Researchers Goldin and Shim (2004) found that one of the most important characteristics in keeping or changing her surname on marriage is whether or not the bride has already "made a name" for herself. In the world of celebrities, this is most prominently the case, where women build multi-billion-dollar brands on their namesakes. Not to say I have ‘made a name’ for myself, but as a writer and in my other professional circles, my work is known under my surname. If I change my name, I lose some immediately identifiable connection to that body of work. If I change my name, am I giving up a part of my own history?
Our collective feelings around women changing their surnames run high, and criticism is rife, even for celebrities, but it’s not always consistent. Amal Clooney faced flack when she changed her surname, whereas Beyonce has been celebrated for further building her brand under the moniker of “Mrs Carter”. Dr Sophie Coulombeau, in an article for the BBC, questions women who change their names and the message it sends to younger generations:
“Some feminists point out that women suffer serious detriment to their careers when they change their names - that they signal their submission to their husbands, and reinforce to their own children the idea that women are inferior to men.”
Dr Coulombeau goes onto discuss how, on getting married and taking her husband's surname, she will no longer be her complete self. The changing of her surname, she suggests, fundamentally changes the question of "Who am I?", putting "Wife" at the forefront of any answer she might seek.
I can't say I agree with this entirely, as it does feel a little too totalitarian, and there is a lot of nuance here.
Some people I've had this discussion with like to flap a hand over the issue, saying it doesn't matter - the fight is over. In many countries, women are considered, at least in law, as equal to their husbands. We can make a free choice about what to do with our names, whether we keep them, change them, double-barrel them or opt for more creative choices.
For others, though, the debate still brings up strong feelings, and there are divided opinions. When we talk about changing surnames, we are of course talking about a gender-normative tradition that in the wake of more recent wins in the world of LGBTQIA+ feels more outdated than ever before.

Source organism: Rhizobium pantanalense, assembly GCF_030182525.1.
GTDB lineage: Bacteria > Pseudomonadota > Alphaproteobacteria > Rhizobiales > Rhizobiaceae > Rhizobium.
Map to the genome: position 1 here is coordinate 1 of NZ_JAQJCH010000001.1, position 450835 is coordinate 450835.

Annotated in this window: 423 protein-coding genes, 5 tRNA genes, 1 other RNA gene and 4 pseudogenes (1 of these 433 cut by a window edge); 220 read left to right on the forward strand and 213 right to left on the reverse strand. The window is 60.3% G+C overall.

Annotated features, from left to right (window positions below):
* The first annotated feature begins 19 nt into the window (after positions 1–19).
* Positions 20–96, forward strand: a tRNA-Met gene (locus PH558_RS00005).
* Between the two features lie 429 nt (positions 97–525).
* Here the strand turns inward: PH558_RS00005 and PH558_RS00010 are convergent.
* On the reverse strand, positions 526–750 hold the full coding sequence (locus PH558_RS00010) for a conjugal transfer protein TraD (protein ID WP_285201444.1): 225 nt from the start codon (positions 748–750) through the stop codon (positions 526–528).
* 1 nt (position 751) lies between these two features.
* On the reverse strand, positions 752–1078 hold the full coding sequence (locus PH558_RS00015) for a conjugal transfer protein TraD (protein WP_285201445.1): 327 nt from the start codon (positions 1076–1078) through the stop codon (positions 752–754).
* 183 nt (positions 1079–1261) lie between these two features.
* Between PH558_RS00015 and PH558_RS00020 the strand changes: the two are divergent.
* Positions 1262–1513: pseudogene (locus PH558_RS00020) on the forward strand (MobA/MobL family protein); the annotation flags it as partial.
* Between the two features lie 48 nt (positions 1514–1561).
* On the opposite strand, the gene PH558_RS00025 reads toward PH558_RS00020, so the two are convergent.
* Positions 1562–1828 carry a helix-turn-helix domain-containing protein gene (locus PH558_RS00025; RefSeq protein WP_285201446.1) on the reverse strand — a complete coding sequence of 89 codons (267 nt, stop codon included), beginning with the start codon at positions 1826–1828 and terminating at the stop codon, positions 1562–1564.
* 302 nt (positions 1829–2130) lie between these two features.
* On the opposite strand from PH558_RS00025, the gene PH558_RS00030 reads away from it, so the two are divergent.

Which leaves me with the questions, who cares and does it even really matter?!
In England, surnames historically grew out of titles for occupations and ranks within societies - they’ve long been connected to a sense of professional identity. But in some cultures, surnames have a deeper sense of meaning and belonging; to place, tribes and home. The more I’ve sat and thought on this and puzzled with the reasons behind my attachment to changing my name, the more I’ve kept coming back to one core thought: I want to belong.
The surname I have is not attached to anything I find genuinely meaningful. It is my father’s surname, someone I have always had a fractured relationship with and from whom I am now estranged. This name that is supposed to be worth holding on to holds no value for me. My mother remarried and changed her surname when I was in my early teens. When my mother signed school permission slips, I was repeatedly asked who had signed the slip, as the surname was different to mine. Even in the 1990s, divorced and remarried parents still caused a raised eyebrow or two. I didn’t have any friends with divorced parents, let alone ones who had subsequently remarried - it just wasn’t that common.
My partner and I have been working to shape our family in ways that work uniquely for us. He provides me with the strongest sense of belonging I’ve experienced yet. Perhaps my desire to change my surname is tied to a deeper desire for wanting to build some tradition in my life, where it has been relatively devoid of any while growing up.
Our surnames are important, but it’s about so much more than being feminist or unfeminist. There are other measures of feminism I want to quantify my values, relationships and domestic life against - my surname is not one of them.
A black-and-white view on changing our surnames in this manner also dismisses the grey areas for those who haven’t come from a unified family upbringing with a surname worth staying attached to. It doesn’t account for all the reasons why we might seek to change our names and also why we might seek to keep them. I can’t deny or ignore the histories that govern my life, but those histories mean nothing if we remove the core right at their heart: my right to choose for myself.
When I fill in the box titled ‘Family Name’ on all those erroneous forms, I want to write a name that makes me feel attached to my newly established ideas of family and belonging.
Taking my partner’s surname is a small but significant part of that.
This is an expanded essay on my piece included in Issue 9 of WILD Wellbeing.